Continental Drift and Evolution
What, Where, and When
Plate tectonics and continental drift are “computer-age” theories. Using computers, the best fit of the shapes of the continents was determined, and the shapes were moved around based on current rates of continental movement (5 to 10 cm/yr). The results have then been compared with existing fossils and other geological evidence.
Until about 500 to 425 million years ago (mya), all organisms
were aquatic, including simple algae, fungi, several phyla of invertebrates,
and a few vertebrates such as fish.
Around 500 to 425 mya, the first
land-dwelling organisms appeared, including simple plants and arthropods.
At that time, there were a couple major continents, and the area that
included what is now the Atlantic coast of North America and the hump of
Africa (which were joined together) was over the South Pole.
Later, this land mass gradually shifted northward on “our” side of the Earth
as the continents approached each other.
About 360 to 340 mya, during the
there were two major continents. One, called Gondwana, included what
is now Africa, South America, Australia, Antarctica, and India. The other
included North America and much of what is now Eurasia.
The climate on the North America-Eurasia continent was equatorial and warm,
and the main biomes were swamps and/or tropical rainforests.
There were many amphibians, as well as insects, spiders, and other arthropods.
Vegetation included a variety of ferns and large tree-like relatives of
present-day Lycopodium. These organisms were able to spread throughout
this continent anywhere it was warm enough, thus their descendants may be seen
throughout present-day North America and Eurasia.
Subsequent climactic changes killed large numbers of organisms, which now are
the coal that is mined here in North America and in England.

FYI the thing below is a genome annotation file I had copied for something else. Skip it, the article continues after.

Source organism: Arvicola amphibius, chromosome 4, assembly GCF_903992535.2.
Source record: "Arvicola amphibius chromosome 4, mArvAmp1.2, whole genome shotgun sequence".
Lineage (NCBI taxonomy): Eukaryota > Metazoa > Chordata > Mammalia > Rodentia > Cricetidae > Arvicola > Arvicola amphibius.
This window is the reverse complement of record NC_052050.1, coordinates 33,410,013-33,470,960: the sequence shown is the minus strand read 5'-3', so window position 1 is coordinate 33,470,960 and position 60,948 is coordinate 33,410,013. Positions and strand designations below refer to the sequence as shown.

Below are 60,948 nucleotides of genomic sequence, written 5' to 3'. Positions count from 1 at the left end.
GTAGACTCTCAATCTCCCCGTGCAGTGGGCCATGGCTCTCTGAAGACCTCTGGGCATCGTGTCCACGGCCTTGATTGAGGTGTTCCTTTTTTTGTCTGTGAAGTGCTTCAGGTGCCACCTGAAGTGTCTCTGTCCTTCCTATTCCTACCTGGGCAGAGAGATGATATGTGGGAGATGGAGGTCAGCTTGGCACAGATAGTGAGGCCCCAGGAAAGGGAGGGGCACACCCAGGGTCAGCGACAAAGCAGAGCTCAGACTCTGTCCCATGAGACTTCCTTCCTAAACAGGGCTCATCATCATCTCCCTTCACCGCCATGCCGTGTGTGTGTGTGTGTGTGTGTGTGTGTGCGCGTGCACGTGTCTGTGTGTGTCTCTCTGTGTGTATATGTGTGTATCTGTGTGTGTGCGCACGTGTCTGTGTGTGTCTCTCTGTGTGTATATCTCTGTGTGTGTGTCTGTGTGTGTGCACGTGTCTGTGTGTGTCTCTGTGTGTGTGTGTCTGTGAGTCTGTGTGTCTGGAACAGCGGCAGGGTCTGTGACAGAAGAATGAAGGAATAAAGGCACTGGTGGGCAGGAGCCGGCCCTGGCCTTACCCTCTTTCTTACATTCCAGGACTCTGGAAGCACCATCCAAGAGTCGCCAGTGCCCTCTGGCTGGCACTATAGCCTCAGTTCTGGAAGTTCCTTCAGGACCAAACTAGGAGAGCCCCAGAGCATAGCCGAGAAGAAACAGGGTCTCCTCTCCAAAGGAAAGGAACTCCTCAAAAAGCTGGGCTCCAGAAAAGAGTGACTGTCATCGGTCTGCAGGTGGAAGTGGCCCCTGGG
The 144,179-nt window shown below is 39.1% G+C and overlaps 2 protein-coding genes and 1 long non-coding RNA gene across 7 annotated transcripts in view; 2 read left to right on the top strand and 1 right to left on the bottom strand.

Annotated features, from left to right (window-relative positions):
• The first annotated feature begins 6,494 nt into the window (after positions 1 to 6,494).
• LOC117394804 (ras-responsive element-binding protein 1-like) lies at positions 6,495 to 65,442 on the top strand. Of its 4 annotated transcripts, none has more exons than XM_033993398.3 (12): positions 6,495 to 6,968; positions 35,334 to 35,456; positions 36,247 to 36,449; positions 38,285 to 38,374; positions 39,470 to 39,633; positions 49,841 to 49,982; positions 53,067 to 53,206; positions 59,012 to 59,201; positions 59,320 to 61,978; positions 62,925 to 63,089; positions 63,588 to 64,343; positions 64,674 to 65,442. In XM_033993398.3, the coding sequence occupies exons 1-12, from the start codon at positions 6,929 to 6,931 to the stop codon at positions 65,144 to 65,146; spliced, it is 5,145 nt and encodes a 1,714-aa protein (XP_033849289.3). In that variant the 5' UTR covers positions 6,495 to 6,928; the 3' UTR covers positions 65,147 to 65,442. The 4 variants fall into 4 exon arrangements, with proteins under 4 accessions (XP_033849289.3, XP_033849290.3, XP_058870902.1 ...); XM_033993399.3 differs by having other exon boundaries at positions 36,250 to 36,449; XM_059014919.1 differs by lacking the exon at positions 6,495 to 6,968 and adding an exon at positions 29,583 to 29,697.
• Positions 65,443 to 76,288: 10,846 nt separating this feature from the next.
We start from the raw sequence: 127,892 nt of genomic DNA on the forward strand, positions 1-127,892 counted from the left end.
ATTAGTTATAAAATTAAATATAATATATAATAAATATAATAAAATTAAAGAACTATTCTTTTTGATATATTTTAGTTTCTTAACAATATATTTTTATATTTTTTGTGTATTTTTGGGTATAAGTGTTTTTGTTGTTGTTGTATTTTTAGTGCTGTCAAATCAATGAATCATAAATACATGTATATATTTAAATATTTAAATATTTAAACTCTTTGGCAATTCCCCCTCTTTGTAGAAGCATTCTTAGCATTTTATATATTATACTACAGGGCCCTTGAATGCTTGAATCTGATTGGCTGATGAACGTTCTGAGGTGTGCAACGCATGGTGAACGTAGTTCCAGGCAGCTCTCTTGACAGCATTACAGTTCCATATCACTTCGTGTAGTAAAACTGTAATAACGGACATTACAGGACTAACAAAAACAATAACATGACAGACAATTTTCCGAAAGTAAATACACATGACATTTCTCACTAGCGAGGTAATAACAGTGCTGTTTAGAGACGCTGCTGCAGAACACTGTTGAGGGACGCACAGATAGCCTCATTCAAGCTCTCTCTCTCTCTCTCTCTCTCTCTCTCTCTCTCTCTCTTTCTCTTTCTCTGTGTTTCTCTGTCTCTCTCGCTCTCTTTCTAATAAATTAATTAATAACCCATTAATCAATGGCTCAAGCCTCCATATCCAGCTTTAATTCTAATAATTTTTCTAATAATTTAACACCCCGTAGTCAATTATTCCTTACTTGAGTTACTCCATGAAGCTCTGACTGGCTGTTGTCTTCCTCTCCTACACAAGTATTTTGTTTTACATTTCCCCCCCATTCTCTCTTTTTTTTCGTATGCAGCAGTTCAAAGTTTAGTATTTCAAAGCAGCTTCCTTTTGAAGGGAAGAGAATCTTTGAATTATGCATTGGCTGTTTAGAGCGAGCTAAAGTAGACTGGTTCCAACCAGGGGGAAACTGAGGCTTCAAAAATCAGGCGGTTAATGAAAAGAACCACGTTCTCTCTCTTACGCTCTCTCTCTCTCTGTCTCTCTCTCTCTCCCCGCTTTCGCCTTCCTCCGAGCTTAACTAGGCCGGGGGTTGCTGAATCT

Approximately 280 mya, Africa and the Atlantic coast of North America “collided,”
and the pressure of Africa on North America caused the Appalachian Mountains
to be formed. Geologically, the Appalachians are much older than the Rockies,
thus are considerably more worn down.
Similarly, a collision of Europe and Asia caused the Ural Mountains (a
north-south mountain range in the middle of Russia) to be formed.
By about 180 mya, nearly all the land was pretty much united in one large
and thus, all the water was in one large ocean called
This time period is the Jurassic Period of the
and has been nicknamed the “age of dinosaurs” because of their prominence.
In addition to dinosaurs, there were many species of cockroaches, other
reptiles, and gymnosperms including conifers and cycads.
It is thought that the very first birds and mammals appeared near the end of
this time period.
Because the land mass was all united and organisms could spread anywhere on
it that provided a suitable habitat,
life forms or their ancestors present at that time are represented on all
present continents, whereas
types of organisms that appeared later (after the break-up pf Pangea) are
only found certain places.
Sometime between 180 and 120 mya, Pangea started to break apart. The northern
continent formed from this was called Laurasia and consisted of what
are now North America, Greenland, Europe, and Asia.